Blue Plaques

CAMPBELL, Sir Malcolm (1885-1948) & CAMPBELL, Donald (1921-1967)

Plaque erected in 2010 by English Heritage at Canbury School, Kingston Hill, Kingston, KT2 7LN, Royal Borough of Kingston Upon Thames

All images © English Heritage


Land and water speed record holders




Sir MALCOLM CAMPBELL 1885-1948 DONALD CAMPBELL 1921-1967 Speed Record Holders on Land and Water lived here



Between them, Sir Malcolm Campbell and his son, Donald, set 10 speed records on land and 11 on water. Driving a series of vehicles called Blue Bird, they were the personification of British derring-do and engineering prowess.

Black and white photograph of Donald Campbell pictured at a public test of his record-breaking car Bluebird in 1960
Donald Campbell during a public test of his record-breaking car Bluebird in 1960 © GP Library/UIG via Getty Images


In 1919 Malcolm Campbell moved to Canbury, Kingston Hill, in Kingston-upon-Thames – a substantial two-storey detached house dating from the late 19th century, which is now used as a school. He married Dorothy Whittall a year later and it was in this house that their son, Donald, was born in March 1921. On the evening of the birth Malcolm was notoriously absent, helping a neighbour to build a dog kennel, and leaving his father-in-law to call for a midwife.

Dorothy also had to tolerate his car fanaticism, which usually meant his retiring to the garage for the evening once he had bolted down his dinner. Returning home from his office in London, Campbell was inclined to get into casual races with other drivers; such was his competitive spirit that he would sometimes drive past his front door and not give up the chase until he had reached Esher or beyond. In Dorothy’s recollection, the house ‘suited us very well and I myself looked forward to spending many happy years in a delightful home’. Malcolm, however, became restless and in late 1922 the family moved to Povey Cross, near Horley, Surrey.

Black and white photograph of Sir Malcolm Campbell and his son Donald sitting in the cockpit of Bluebird in 1933.
Sir Malcolm Campbell and his son Donald sitting in the cockpit of Bluebird in 1933. Donald inherited his father's need for speed and went on to set his own land speed record in 1964 © Topical Press Agency/Getty Images


Malcolm Campbell started racing cars in 1910 and in 1912 suffered the first of many near-fatal accidents at the famous Brooklands race track. This car was christened Blue Bird, after a stage play by Maurice Maeterlinck, and the name was used for all his subsequent vehicles and those raced by his son, Donald (though Donald used the single word form).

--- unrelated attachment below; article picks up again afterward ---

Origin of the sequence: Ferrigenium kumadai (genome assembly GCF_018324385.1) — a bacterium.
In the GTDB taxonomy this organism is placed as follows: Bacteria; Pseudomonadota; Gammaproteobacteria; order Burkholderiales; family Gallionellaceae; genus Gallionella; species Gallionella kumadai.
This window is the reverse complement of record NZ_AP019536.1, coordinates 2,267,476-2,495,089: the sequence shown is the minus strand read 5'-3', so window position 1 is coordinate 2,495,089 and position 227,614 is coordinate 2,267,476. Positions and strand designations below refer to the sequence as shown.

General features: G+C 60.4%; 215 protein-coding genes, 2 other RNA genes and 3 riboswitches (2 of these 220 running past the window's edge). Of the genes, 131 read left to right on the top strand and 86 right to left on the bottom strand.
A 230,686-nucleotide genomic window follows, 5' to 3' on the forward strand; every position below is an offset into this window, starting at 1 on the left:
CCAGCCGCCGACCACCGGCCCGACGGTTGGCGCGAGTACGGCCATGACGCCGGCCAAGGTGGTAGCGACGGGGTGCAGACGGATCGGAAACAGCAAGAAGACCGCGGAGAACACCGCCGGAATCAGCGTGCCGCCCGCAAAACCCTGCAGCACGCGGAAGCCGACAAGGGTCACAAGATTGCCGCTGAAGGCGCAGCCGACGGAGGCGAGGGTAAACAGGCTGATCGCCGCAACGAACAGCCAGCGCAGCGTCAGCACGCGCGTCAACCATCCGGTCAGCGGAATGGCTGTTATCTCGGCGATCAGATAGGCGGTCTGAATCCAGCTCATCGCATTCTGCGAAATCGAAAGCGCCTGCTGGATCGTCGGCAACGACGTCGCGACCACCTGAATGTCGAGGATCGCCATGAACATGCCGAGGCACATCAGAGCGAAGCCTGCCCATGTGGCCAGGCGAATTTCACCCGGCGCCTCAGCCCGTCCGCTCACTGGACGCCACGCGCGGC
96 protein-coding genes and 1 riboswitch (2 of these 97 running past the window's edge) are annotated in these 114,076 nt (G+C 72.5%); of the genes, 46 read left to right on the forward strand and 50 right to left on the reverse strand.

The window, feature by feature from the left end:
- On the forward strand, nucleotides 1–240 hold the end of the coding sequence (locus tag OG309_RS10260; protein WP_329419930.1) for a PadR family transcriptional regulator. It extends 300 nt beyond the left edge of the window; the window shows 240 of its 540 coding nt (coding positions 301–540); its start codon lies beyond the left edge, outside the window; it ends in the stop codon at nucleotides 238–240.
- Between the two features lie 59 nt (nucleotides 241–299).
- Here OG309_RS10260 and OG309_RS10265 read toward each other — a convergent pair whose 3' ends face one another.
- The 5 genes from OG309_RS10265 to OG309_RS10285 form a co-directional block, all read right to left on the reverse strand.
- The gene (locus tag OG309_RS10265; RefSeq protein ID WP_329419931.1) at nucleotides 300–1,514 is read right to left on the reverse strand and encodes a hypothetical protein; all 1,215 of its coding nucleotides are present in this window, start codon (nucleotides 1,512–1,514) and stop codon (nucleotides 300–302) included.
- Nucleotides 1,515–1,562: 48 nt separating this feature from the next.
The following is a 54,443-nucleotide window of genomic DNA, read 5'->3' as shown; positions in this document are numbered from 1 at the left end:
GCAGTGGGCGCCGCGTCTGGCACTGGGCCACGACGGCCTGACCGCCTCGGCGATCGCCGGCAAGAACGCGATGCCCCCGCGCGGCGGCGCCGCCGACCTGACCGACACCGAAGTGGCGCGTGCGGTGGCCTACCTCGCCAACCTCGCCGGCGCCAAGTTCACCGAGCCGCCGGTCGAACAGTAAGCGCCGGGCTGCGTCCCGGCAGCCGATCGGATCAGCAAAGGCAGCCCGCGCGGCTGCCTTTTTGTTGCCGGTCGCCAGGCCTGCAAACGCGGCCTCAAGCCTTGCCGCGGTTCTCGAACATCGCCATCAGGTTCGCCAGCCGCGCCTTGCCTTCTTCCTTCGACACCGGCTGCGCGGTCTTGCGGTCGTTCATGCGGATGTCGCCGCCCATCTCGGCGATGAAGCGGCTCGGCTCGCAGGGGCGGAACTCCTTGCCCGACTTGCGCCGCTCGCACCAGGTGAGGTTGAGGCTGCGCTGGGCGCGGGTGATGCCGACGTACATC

Campbell first broke the land speed record at Pendine Sands, Carmarthenshire, in September 1924. The following July, on the same course, he became the first man to exceed 150mph. The late 1920s saw him vying for the record with Sir Henry Segrave. Campbell set a new land speed high of 231.4mph at Daytona, Florida, in February 1931, for which he was knighted. The ninth, and last, of his land speed records saw Campbell become the first to top 300mph. This was achieved on the Utah salt flats in September 1935.

Malcolm Campbell next turned his attention to the water speed record, which he broke four times between September 1937 and August 1939 in a Blue Bird hydroplane, on the last occasion reaching 141.74mph on Coniston Water in the Lake District.

Campbell worked for Combined Operations during the Second World War but he later suffered from glaucoma – possibly as a result of his disdain for safety goggles. He died at his Surrey home on New Year’s Eve 1948.


Campbell’s son, Donald, followed in his father’s footsteps, making his first (unsuccessful) attempt on the water speed record in August 1949. He eventually triumphed six years later, taking a new, jet-powered Bluebird to 202.32mph on Ullswater. For the rest of the decade Campbell ratcheted up more records on water. Following his sixth – 260.35mph in May 1959 – he made an attempt on the land record that nearly proved fatal. In July 1964 he finally claimed the land speed prize at Lake Eyre salt flats in Australia, recording a speed of 403.14mph.

He then returned to the water, and broke the speed record again on New Year’s Eve 1964 – at 276.33mph on Lake Dumbleyung, Western Australia. He thus became the first (and so far only) person to set both records in a single calendar year.

But on 4 January 1967 Campbell’s life was cut short when he was killed in an attempt to take the water speed record over 300mph on Coniston Water. The wreckage of the last Bluebird, and Campbell’s body, were not recovered until 2001. Donald Campbell was laid to rest in the parish churchyard at Coniston.

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